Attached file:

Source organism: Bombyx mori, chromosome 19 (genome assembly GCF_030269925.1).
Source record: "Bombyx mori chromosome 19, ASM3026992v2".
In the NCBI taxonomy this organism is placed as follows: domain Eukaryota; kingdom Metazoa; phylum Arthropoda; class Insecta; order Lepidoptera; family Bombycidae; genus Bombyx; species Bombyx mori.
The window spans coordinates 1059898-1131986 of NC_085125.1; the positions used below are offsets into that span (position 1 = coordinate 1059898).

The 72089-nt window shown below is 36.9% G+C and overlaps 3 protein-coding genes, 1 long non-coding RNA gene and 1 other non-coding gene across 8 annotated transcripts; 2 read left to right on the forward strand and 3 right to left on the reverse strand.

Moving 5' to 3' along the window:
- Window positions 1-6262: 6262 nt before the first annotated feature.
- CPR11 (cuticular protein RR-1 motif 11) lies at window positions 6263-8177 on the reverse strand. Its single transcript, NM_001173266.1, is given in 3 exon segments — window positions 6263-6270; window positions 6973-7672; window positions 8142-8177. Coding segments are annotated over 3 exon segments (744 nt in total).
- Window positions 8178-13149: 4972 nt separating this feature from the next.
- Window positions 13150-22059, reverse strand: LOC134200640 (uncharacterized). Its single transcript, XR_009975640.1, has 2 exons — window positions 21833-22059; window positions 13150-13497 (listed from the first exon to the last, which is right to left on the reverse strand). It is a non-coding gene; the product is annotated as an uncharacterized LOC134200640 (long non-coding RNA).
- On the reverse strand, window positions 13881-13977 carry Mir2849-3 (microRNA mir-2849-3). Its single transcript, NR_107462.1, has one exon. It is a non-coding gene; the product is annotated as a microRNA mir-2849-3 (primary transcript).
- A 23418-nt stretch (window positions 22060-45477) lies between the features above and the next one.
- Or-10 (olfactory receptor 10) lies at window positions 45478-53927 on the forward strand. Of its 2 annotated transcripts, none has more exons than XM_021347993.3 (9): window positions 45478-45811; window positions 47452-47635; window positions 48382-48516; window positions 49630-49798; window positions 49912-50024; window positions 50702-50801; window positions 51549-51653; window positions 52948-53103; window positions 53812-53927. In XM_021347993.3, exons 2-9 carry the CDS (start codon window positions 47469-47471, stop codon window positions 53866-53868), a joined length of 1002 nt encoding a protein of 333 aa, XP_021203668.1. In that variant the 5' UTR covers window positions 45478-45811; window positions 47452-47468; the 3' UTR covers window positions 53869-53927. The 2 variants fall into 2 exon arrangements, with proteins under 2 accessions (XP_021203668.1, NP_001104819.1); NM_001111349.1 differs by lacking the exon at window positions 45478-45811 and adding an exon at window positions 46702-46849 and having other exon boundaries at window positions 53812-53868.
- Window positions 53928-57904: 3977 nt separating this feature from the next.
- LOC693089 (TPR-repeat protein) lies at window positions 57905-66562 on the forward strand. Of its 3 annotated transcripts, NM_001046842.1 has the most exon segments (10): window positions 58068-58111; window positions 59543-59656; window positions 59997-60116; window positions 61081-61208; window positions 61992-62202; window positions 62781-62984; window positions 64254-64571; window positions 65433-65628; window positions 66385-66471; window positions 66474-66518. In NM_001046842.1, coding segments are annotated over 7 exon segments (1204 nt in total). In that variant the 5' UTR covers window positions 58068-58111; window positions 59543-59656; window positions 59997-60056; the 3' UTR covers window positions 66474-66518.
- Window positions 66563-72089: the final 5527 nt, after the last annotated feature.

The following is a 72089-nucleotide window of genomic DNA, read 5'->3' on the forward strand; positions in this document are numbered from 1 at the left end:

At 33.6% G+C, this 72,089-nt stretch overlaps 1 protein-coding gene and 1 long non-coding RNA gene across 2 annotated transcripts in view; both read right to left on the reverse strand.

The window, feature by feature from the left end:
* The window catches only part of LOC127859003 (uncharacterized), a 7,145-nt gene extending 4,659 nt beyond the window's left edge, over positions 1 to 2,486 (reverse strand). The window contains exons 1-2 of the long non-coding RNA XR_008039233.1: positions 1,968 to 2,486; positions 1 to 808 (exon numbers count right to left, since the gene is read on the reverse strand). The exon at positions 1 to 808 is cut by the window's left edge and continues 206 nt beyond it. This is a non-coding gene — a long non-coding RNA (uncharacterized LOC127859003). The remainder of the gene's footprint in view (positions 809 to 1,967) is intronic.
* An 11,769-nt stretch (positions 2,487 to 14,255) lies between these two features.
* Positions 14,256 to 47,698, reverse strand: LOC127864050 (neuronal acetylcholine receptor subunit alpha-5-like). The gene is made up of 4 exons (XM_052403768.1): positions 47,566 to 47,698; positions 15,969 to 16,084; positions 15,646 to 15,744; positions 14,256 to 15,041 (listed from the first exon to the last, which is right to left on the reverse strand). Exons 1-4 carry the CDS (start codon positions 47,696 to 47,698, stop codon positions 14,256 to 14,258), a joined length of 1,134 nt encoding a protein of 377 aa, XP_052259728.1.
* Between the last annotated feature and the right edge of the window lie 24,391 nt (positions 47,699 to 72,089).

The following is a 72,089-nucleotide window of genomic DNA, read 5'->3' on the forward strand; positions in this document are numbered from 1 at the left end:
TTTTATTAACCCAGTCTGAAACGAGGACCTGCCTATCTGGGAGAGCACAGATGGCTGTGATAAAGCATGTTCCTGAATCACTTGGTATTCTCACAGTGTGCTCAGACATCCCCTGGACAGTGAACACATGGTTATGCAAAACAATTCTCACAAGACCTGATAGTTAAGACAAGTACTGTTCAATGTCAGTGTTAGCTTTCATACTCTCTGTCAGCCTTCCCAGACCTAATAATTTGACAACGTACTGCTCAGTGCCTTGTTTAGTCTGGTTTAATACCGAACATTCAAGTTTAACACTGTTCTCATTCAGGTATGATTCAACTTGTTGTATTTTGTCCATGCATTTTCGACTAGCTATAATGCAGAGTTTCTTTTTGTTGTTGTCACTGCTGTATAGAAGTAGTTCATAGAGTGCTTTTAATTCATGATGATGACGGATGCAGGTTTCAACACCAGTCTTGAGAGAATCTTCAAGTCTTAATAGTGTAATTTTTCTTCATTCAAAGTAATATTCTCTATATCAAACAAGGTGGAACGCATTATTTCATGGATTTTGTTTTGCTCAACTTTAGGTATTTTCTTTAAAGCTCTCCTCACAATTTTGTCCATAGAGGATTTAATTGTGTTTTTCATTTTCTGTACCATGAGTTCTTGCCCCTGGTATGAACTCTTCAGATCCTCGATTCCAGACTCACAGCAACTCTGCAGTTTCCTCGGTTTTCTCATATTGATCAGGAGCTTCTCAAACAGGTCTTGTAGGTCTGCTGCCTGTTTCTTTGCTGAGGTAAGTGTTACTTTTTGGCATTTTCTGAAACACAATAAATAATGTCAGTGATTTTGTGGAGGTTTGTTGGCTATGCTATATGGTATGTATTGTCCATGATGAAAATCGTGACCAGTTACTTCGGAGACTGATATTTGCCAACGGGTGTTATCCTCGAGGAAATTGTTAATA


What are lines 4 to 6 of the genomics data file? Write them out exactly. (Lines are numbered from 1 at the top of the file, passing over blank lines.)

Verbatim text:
The window spans coordinates 1059898-1131986 of NC_085125.1; the positions used below are offsets into that span (position 1 = coordinate 1059898).

The 72089-nt window shown below is 36.9% G+C and overlaps 3 protein-coding genes, 1 long non-coding RNA gene and 1 other non-coding gene across 8 annotated transcripts; 2 read left to right on the forward strand and 3 right to left on the reverse strand.

Moving 5' to 3' along the window: